Tonight we’re staying at a campsite at Lava Beds National Monument. The drive from Burney Falls to Lava Beds was pretty ridiculous. The GPS kept wanting to take us on dirt roads, and for a long time I kept trying to force it to recalculate by continuing on paved roads. Finally I just gave up and started driving on the dirt.
The route ended up being pretty cool. It took us past an ice cave.
The floor of the cave was literally covered with ice. I didn’t know such caves existed. We didn’t have the gear to climb back up the icy slope, so we didn’t get very far. Now I kinda wanna do research on what sort of gear is needed for this sort of cave so I can return one day. It was still cool though, and a good prelude for Lava Beds.
Our route eventually took us up this volcanic dirt road. The sides of the road were literally just mounds of volcanic rock. The black stuff on the left is actually obsidian. I’m pretty sure Prius’s are not made for this kind of abuse. I’m actually surprised it’s held up so far.
There were huge chunks of obsidian. I took a large piece as a souvenir for my front yard.
We finally arrived at Lava Beds National Monument.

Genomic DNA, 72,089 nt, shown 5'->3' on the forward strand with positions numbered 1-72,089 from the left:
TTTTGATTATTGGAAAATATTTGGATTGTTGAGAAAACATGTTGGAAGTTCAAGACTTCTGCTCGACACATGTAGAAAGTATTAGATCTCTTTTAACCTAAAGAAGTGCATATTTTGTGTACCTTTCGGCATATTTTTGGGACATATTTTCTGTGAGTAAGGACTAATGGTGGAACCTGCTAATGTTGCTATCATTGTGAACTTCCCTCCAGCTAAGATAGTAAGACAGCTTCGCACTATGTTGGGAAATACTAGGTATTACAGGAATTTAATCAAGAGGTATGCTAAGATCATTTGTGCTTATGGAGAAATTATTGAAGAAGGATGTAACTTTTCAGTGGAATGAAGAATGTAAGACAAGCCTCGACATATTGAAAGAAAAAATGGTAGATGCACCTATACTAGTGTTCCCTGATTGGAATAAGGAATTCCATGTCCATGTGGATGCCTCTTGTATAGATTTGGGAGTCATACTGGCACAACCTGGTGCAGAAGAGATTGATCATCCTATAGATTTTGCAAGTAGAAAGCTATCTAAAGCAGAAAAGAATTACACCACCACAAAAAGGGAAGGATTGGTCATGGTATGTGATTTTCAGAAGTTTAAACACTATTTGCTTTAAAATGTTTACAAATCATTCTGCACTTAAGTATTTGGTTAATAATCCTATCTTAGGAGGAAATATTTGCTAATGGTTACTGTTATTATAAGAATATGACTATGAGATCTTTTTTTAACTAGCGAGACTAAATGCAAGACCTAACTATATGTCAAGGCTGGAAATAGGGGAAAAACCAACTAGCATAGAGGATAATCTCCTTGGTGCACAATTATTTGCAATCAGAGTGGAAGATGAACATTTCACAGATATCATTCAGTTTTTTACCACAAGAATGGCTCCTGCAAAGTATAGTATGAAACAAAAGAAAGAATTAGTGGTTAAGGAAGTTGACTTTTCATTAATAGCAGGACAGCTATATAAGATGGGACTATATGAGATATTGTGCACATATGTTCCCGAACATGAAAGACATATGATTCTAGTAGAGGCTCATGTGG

The main attraction at Lava Beds is the lava caves.
The one closest to the visitor center is a beginner cave which has lights installed. The rest of the caves (except for a couple with holes in the ceiling that sunlight filtered through) were pitch black inside and required flash lights.
Inside one of the caves. (Camera had trouble focusing in the darkness.)
I think this one was called Sunshine cave. It had holes in the ceiling that sunlight filtered through.
Skull cave, one of the biggest caves at Lava Beds. It’s an ice cave, but unfortunately the ice was fenced off.
Gid wanted a silhouette shot. So here it is. Haha the reflection off of Ray’s back makes him look like a metallic statue…
I hate these dry environments because you never know when you’ll see a snake. This one slithered right across our path.
Gid and Ray chillin and grillin in camp. I wasn’t expecting much from the campsite at Lava Beds. It actually turned out to be a pretty nice campsite, complete with running water and flush toilets. Plus it had an amphitheater from which we went stargazing and saw the Milky Way. We set up the tent without the rainfly, sleeping underneath the stars.
A desert sunset.
A hearty breakfast of super skillet scramble and french toast before heading to our next destination.
Things I’m thankful for:
- Flashlights and batteries – can’t get very far in a cave without them
- Sleeping underneath the stars on starry summer nights